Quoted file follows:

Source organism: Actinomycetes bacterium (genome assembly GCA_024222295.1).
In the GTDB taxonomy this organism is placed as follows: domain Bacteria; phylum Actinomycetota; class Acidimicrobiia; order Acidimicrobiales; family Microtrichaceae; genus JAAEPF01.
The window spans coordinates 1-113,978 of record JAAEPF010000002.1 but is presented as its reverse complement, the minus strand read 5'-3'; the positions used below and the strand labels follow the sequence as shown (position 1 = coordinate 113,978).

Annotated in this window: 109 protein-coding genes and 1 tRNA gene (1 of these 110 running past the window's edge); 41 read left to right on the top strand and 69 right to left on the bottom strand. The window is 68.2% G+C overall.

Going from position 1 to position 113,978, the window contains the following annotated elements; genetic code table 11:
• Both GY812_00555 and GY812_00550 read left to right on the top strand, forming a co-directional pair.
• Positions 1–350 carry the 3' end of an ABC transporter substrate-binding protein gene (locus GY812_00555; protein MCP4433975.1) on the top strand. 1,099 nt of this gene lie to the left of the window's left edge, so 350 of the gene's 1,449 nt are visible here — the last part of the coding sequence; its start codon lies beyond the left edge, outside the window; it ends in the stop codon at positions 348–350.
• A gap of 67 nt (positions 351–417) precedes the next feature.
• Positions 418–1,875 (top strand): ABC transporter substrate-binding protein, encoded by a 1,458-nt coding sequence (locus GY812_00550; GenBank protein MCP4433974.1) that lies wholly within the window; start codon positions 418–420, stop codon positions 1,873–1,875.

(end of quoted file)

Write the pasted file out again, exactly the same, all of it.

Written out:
Source organism: Actinomycetes bacterium (genome assembly GCA_024222295.1).
In the GTDB taxonomy this organism is placed as follows: domain Bacteria; phylum Actinomycetota; class Acidimicrobiia; order Acidimicrobiales; family Microtrichaceae; genus JAAEPF01.
The window spans coordinates 1-113,978 of record JAAEPF010000002.1 but is presented as its reverse complement, the minus strand read 5'-3'; the positions used below and the strand labels follow the sequence as shown (position 1 = coordinate 113,978).

Annotated in this window: 109 protein-coding genes and 1 tRNA gene (1 of these 110 running past the window's edge); 41 read left to right on the top strand and 69 right to left on the bottom strand. The window is 68.2% G+C overall.

Going from position 1 to position 113,978, the window contains the following annotated elements; genetic code table 11:
• Both GY812_00555 and GY812_00550 read left to right on the top strand, forming a co-directional pair.
• Positions 1–350 carry the 3' end of an ABC transporter substrate-binding protein gene (locus GY812_00555; protein MCP4433975.1) on the top strand. 1,099 nt of this gene lie to the left of the window's left edge, so 350 of the gene's 1,449 nt are visible here — the last part of the coding sequence; its start codon lies beyond the left edge, outside the window; it ends in the stop codon at positions 348–350.
• A gap of 67 nt (positions 351–417) precedes the next feature.
• Positions 418–1,875 (top strand): ABC transporter substrate-binding protein, encoded by a 1,458-nt coding sequence (locus GY812_00550; GenBank protein MCP4433974.1) that lies wholly within the window; start codon positions 418–420, stop codon positions 1,873–1,875.